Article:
Samuel Pitoiset of Valve’s open-source Linux graphics driver team has landed a patch providing another optimization around fast clears for the Radeon “RADV” Vulkan driver within Mesa 19.0.
This latest nearly 300 line patch allows for fast clears on the depth part of a surface or the stencil part when HTILE is enabled. For now though it’s only enabled on Vega/GFX9 due to no testing on GFX8 hardware. For this particular fast clear optimization, clearing the depth aspect on a […] Continue Reading…
If you are/were a fan of Ubuntu’s Unity desktop environment, Unite-Shell is one of the most promising efforts to date for making the current GNOME 3 stack more like Unity.
The Unite Shell is an extension to GNOME Shell for configuring it to look just like Ubuntu’s Unity 7. While it made waves a bit earlier this month, a Phoronix reader reported in over the weekend just how good it looks and works that it’s worthy of an extra […] (619) 965-6139
If you are hoping to pick-up a new graphics card during the upcoming holiday sales, here is a 20-way NVIDIA GeForce and AMD Radeon Linux gaming benchmark comparison using a wide assortment of GPUs while using the very newest graphics drivers and a variety of OpenGL/Vulkan titles.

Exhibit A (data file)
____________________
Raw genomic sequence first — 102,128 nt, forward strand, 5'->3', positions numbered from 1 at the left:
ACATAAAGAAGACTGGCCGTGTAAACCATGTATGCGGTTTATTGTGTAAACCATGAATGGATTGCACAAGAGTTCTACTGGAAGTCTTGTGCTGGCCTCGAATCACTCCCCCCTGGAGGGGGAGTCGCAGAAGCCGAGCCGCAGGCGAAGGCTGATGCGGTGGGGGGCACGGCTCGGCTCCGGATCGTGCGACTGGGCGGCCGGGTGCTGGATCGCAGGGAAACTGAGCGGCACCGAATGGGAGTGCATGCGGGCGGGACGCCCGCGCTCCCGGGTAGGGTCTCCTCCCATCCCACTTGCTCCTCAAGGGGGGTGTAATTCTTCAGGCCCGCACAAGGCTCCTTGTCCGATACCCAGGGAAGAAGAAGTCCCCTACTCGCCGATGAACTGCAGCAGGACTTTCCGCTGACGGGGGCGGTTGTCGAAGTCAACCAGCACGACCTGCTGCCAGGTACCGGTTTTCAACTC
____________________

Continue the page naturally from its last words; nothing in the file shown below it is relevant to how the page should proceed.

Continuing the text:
In preparation for the Radeon RX 590 launch this week, I’ve been re-testing my available graphics cards on the latest AMD/NVIDIA drivers and newest kernel (unlike some Windows sites that may regurgitate […] Continue Reading…
There was a time when deploying software was an event, a ceremony because of the difficulty that was required to keep this consistency. Teams spent a lot of time making the destination environments run the software as the source environment. They thereafter prayed that the gods kept the software running perfectly in production as in development.
With containers, deployments are more frequent because we package our applications with their libraries as a unit making them portable thereby helping us […] 6092011051
The Spectre/Meltdown Performance Impact On Linux 4.20, Decimating Benchmarks With New STIBP Overhead
As outlined yesterday, significant slowdowns with the Linux 4.20 kernel turned out to be due to the addition of the kernel-side bits for STIBP (Single Thread Indirect Branch Predictors) for cross-HyperThread Spectre Variant Two mitigation. This has incurred significant performance penalties with the STIBP support in its current state with Linux 4.20 Git and is enabled by default at least for Intel systems with up-to-date microcode. Here are some follow-up benchmarks looking at the performance hit with the […] Continue Reading…